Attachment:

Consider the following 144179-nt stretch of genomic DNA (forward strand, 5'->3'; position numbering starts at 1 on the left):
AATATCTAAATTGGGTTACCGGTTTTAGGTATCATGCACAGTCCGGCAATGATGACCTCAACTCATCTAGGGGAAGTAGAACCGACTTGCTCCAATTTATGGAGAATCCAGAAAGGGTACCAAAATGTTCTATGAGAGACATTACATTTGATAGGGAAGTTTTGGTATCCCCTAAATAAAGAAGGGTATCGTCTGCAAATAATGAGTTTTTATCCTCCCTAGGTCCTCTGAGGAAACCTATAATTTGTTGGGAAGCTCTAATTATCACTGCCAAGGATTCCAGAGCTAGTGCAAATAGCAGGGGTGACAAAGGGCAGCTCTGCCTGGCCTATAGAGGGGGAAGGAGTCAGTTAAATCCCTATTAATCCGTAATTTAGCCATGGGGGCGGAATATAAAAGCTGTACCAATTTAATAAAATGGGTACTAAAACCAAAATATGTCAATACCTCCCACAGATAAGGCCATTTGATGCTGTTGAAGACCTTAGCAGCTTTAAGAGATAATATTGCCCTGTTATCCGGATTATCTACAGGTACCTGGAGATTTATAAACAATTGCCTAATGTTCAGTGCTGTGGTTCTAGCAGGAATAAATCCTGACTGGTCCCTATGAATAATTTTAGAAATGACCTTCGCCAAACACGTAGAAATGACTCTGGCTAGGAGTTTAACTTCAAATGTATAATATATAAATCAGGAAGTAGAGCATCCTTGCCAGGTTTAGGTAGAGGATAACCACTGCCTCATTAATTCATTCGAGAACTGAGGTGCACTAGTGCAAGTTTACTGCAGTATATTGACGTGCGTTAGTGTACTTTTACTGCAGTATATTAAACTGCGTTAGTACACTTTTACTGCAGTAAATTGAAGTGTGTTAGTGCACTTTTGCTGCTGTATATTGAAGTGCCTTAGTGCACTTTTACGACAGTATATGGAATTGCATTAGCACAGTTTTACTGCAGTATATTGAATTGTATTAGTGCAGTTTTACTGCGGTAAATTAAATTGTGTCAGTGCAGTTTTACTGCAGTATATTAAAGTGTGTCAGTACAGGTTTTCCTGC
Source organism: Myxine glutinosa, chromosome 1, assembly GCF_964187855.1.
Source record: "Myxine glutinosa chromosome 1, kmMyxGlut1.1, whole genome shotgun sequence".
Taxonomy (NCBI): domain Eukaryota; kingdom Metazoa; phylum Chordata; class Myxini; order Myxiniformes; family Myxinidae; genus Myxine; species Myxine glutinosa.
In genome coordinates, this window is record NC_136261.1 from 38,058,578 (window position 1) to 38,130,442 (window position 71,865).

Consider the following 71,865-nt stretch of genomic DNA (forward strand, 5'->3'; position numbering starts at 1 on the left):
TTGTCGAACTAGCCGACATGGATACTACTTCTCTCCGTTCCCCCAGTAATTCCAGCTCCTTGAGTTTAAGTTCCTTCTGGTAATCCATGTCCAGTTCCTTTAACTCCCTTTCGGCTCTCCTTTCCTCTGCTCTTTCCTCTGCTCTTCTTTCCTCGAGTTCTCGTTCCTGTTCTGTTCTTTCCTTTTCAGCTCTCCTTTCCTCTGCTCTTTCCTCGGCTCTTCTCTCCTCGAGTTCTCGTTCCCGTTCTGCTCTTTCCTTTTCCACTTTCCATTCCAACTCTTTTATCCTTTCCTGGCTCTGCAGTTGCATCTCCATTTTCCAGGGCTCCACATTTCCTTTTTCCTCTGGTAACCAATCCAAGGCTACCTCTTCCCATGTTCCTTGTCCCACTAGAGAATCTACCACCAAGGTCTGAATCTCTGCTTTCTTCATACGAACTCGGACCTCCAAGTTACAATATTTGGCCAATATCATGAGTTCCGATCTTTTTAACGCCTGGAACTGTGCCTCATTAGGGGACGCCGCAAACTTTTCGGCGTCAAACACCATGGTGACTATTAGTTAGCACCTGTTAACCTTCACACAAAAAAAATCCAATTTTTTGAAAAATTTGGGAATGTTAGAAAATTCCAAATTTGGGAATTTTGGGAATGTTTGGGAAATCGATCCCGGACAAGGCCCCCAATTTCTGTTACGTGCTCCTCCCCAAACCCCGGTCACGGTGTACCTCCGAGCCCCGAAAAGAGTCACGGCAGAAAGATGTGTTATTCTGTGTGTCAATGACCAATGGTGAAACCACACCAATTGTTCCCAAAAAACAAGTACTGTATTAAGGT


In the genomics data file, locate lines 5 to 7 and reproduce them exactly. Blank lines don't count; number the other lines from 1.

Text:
Taxonomy (NCBI): domain Eukaryota; kingdom Metazoa; phylum Chordata; class Myxini; order Myxiniformes; family Myxinidae; genus Myxine; species Myxine glutinosa.
In genome coordinates, this window is record NC_136261.1 from 38,058,578 (window position 1) to 38,130,442 (window position 71,865).

Consider the following 71,865-nt stretch of genomic DNA (forward strand, 5'->3'; position numbering starts at 1 on the left):